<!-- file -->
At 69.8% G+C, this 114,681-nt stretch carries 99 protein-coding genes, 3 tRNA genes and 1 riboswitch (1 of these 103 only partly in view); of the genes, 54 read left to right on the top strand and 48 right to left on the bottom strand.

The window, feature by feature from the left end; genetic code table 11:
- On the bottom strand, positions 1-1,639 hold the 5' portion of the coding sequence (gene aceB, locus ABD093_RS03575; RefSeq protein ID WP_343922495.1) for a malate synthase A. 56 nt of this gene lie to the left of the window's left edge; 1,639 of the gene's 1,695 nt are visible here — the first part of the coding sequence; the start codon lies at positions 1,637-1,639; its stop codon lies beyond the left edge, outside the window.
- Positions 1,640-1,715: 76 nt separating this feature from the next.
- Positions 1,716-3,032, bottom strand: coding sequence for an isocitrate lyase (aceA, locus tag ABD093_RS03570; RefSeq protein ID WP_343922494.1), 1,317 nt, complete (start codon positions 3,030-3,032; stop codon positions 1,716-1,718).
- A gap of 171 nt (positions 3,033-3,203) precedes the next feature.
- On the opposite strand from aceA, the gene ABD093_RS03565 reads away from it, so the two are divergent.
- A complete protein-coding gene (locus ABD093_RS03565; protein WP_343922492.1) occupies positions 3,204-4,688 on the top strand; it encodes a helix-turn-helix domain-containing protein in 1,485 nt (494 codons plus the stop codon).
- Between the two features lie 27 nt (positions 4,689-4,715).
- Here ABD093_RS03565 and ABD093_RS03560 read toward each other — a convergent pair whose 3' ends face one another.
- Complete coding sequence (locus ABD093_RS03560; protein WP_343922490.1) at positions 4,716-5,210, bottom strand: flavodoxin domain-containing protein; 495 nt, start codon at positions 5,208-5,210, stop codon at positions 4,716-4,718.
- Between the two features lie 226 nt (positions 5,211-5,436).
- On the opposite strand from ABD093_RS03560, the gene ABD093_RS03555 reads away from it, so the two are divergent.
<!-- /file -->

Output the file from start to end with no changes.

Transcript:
At 69.8% G+C, this 114,681-nt stretch carries 99 protein-coding genes, 3 tRNA genes and 1 riboswitch (1 of these 103 only partly in view); of the genes, 54 read left to right on the top strand and 48 right to left on the bottom strand.

The window, feature by feature from the left end; genetic code table 11:
- On the bottom strand, positions 1-1,639 hold the 5' portion of the coding sequence (gene aceB, locus ABD093_RS03575; RefSeq protein ID WP_343922495.1) for a malate synthase A. 56 nt of this gene lie to the left of the window's left edge; 1,639 of the gene's 1,695 nt are visible here — the first part of the coding sequence; the start codon lies at positions 1,637-1,639; its stop codon lies beyond the left edge, outside the window.
- Positions 1,640-1,715: 76 nt separating this feature from the next.
- Positions 1,716-3,032, bottom strand: coding sequence for an isocitrate lyase (aceA, locus tag ABD093_RS03570; RefSeq protein ID WP_343922494.1), 1,317 nt, complete (start codon positions 3,030-3,032; stop codon positions 1,716-1,718).
- A gap of 171 nt (positions 3,033-3,203) precedes the next feature.
- On the opposite strand from aceA, the gene ABD093_RS03565 reads away from it, so the two are divergent.
- A complete protein-coding gene (locus ABD093_RS03565; protein WP_343922492.1) occupies positions 3,204-4,688 on the top strand; it encodes a helix-turn-helix domain-containing protein in 1,485 nt (494 codons plus the stop codon).
- Between the two features lie 27 nt (positions 4,689-4,715).
- Here ABD093_RS03565 and ABD093_RS03560 read toward each other — a convergent pair whose 3' ends face one another.
- Complete coding sequence (locus ABD093_RS03560; protein WP_343922490.1) at positions 4,716-5,210, bottom strand: flavodoxin domain-containing protein; 495 nt, start codon at positions 5,208-5,210, stop codon at positions 4,716-4,718.
- Between the two features lie 226 nt (positions 5,211-5,436).
- On the opposite strand from ABD093_RS03560, the gene ABD093_RS03555 reads away from it, so the two are divergent.